Before leaving home, we had studied the history of the Tower of London at length and discussed all the things we would encounter during our visit. Again, I happily took full advantage of the resources available for families on the web.
At the boys’ request our first stop was the Crown Jewels. We had printed a family trail to guide us through the exhibit, which began with a movie showing the coronation of Elizabeth II. Then we passed through a room housing all the heraldic banners of each of the monarchs of England from William the Conqueror to the present. I was impressed that the boys remembered some of the heraldry we had studied before leaving home, and excited that they seemed to at least pretend to be interested in learning.
|The White Tower|
|The armor of Henry VIII|
In the subsequent rooms, hands on exhibits of all kinds were available to try out all manners of medieval weapons.
|Ryan tries out his archery skills|
|Aidan takes a turn at the joust.|
|Reading about the Tower history as we enjoy our lunch.|
After lunch, we explored the Prisoners exhibition, the tower containing the graffiti of the prisoners, and the Tower Green, where you can see a memorial to those who had lost their lives in the Tower. All of these were slightly grisly, and thrilling to a group of little boys.
The tower complex is quite large and requires much walking up and down hill, so a rest and a snack were in order. Our snacks brought about a huge collection of pigeons that swarmed around us, hoping we would share. Evan, AKA the Pigeon Slayer, began a hilarious attack on the pigeons. Holding out his arms he would run wildly from one side of the path to the other to detour the pigeons from landing in our area. This display was enjoyed by all, except perhaps the pigeons who eventually gave up and found an easier target.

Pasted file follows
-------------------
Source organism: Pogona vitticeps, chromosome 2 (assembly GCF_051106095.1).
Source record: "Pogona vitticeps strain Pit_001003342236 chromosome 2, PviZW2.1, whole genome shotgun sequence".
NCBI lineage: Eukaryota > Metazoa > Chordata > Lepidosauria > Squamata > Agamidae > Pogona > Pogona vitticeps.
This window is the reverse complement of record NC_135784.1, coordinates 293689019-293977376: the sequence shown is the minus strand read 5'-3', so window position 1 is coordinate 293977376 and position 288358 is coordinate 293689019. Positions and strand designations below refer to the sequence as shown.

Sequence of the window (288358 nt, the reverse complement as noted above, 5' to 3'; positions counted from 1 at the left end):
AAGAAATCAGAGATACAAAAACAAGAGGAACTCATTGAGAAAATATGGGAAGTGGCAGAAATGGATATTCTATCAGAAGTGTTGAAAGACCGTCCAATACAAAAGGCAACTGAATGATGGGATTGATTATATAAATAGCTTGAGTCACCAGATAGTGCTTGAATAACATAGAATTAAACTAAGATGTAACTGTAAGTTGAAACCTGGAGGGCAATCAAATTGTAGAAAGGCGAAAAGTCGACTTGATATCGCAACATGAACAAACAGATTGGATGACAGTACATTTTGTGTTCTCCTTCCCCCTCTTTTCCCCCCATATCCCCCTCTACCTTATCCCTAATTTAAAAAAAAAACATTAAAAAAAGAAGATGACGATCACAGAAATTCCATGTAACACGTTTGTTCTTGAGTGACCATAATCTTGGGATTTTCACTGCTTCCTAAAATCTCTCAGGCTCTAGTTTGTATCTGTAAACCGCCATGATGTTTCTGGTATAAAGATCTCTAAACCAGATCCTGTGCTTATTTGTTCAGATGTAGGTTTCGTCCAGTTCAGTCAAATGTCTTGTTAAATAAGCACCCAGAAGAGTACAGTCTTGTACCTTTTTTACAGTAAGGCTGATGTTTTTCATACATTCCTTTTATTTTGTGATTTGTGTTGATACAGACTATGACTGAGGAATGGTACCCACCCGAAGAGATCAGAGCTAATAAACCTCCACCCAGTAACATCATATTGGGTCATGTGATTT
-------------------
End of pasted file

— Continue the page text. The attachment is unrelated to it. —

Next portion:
|The Pigeon Slayer|
“Now how are you going to fight,” Evan quipped, “you just killed all your own men.” The weapons operators found that to be so humorous, that they instantly relaxed their concerns and invited the boys to try out the weapons. The boys launched rubber balls from several different types of weapons, and I am happy to say all of their missiles fired in the right direction. Aidan was a bit too small for weapon launching, so he served as the videographer.
Continuing our day of good fortune, we took the tube to St Paul’s Cathedral and had quick tour of the outside, but chose not to pay the ticket price to enter.
|St. Paul's Cathedral across the Thames|
Because of my background in theatre, just to tour the Globe is an excitement, but to see a show would be pure bliss. However, the two times that I have been in London, I have never been able to see a production at the Globe because young children generally don’t sit quietly for a Shakespearean play. The opportunity to watch the rehearsal was thrilling, but still the problem of whether the boys would sit quietly remained.
|The stage of the Globe Theatre|